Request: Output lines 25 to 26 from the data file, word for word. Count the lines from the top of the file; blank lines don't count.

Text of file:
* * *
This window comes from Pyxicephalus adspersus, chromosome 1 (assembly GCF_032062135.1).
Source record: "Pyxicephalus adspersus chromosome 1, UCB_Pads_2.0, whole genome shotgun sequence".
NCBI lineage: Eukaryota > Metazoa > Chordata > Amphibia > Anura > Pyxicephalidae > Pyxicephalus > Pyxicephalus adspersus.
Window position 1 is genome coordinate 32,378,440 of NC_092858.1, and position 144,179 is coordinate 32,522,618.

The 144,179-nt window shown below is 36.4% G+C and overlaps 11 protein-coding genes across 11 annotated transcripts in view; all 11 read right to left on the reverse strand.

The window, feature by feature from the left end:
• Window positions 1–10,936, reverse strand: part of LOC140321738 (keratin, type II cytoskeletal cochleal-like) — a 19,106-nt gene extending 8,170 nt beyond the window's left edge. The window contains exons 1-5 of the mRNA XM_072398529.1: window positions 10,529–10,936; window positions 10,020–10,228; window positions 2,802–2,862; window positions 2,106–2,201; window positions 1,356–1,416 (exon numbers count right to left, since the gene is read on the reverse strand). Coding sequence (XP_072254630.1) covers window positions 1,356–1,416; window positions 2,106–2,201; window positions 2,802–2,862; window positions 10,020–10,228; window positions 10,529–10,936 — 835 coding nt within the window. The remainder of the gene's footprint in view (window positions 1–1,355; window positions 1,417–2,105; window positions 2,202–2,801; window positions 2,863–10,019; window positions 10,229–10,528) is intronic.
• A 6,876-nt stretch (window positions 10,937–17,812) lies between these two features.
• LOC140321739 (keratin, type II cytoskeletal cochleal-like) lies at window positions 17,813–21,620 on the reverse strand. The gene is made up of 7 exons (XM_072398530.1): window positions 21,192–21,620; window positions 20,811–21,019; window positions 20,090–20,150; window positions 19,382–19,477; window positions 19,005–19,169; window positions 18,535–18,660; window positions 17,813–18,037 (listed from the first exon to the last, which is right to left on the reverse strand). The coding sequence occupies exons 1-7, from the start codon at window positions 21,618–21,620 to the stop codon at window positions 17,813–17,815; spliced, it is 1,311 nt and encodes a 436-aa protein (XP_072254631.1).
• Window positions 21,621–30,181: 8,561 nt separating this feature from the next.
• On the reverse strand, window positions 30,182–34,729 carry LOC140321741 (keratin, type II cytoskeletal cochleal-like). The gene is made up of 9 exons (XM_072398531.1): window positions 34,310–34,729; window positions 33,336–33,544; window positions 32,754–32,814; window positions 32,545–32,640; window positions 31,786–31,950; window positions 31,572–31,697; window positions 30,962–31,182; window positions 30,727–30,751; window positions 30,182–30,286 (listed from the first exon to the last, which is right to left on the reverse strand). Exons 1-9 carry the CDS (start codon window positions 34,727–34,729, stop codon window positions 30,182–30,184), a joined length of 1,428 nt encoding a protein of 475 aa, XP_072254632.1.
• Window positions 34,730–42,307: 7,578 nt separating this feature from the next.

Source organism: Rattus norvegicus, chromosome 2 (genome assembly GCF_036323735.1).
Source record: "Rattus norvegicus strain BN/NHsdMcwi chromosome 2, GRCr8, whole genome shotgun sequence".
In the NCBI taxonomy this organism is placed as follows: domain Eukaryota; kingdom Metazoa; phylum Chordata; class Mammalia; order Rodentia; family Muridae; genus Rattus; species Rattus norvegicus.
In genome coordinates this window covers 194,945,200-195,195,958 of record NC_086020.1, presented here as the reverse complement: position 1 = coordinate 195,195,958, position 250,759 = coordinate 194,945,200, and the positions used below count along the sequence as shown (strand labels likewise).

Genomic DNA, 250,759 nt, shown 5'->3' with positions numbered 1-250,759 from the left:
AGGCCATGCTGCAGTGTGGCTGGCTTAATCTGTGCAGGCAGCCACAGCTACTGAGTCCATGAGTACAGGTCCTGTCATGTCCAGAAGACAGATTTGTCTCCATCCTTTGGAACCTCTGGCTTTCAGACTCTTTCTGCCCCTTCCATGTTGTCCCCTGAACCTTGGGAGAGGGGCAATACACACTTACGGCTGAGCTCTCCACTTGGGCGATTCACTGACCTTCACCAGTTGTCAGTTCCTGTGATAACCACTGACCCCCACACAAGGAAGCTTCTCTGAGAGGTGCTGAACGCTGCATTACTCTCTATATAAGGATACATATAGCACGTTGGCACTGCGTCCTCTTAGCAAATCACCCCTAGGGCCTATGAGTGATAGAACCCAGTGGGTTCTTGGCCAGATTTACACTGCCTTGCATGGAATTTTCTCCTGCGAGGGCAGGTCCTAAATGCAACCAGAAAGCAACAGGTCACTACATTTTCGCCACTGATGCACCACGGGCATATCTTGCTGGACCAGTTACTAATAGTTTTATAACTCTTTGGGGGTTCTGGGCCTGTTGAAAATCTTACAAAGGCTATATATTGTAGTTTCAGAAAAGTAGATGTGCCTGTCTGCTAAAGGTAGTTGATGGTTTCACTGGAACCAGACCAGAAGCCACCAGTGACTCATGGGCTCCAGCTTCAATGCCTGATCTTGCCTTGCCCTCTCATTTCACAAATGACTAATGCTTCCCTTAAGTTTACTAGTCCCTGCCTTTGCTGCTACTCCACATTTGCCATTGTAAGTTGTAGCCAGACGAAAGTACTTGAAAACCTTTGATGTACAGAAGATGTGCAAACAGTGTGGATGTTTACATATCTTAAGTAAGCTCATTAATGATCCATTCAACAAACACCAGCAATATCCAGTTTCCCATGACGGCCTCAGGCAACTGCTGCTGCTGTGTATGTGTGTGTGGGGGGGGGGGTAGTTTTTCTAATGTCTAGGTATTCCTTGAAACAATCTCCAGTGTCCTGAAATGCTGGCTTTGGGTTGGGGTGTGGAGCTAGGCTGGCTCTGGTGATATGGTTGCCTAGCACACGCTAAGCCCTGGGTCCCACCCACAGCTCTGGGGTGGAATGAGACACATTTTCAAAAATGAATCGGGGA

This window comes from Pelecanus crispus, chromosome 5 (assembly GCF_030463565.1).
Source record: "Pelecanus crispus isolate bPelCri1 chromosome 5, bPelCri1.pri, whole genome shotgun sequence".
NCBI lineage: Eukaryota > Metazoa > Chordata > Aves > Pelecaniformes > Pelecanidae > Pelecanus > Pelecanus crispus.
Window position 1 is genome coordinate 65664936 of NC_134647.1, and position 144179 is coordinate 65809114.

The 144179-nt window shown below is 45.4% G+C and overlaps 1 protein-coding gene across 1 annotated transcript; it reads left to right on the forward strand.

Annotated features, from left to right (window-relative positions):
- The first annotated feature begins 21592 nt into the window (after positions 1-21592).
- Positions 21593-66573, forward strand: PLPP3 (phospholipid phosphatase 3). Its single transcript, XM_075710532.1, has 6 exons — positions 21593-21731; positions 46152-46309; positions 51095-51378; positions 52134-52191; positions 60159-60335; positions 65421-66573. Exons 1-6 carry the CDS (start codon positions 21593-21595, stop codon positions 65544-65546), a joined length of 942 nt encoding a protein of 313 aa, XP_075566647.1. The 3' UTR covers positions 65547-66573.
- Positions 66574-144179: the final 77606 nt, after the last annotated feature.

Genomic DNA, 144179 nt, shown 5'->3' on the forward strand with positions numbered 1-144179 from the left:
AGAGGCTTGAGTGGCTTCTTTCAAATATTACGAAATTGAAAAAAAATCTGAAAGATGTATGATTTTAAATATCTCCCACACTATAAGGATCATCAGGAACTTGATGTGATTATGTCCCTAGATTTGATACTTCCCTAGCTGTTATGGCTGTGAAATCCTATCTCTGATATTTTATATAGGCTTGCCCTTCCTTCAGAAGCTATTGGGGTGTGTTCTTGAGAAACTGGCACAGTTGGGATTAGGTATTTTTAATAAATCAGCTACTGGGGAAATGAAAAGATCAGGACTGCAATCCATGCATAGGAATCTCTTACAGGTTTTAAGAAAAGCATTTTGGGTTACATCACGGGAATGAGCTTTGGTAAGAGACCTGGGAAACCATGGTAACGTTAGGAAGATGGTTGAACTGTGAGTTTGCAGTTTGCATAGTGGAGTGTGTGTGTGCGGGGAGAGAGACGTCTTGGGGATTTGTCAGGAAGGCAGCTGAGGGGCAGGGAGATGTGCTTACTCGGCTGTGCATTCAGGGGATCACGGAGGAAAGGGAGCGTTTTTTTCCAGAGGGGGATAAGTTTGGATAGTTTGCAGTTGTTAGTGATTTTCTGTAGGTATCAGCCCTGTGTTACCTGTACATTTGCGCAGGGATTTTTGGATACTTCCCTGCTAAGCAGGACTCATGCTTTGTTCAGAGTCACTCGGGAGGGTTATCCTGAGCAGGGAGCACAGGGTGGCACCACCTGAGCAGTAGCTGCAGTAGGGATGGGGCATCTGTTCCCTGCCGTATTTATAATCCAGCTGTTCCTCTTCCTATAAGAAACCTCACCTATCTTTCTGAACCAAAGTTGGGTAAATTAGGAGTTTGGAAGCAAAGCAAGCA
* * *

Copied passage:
- The first annotated feature begins 21592 nt into the window (after positions 1-21592).
- Positions 21593-66573, forward strand: PLPP3 (phospholipid phosphatase 3). Its single transcript, XM_075710532.1, has 6 exons — positions 21593-21731; positions 46152-46309; positions 51095-51378; positions 52134-52191; positions 60159-60335; positions 65421-66573. Exons 1-6 carry the CDS (start codon positions 21593-21595, stop codon positions 65544-65546), a joined length of 942 nt encoding a protein of 313 aa, XP_075566647.1. The 3' UTR covers positions 65547-66573.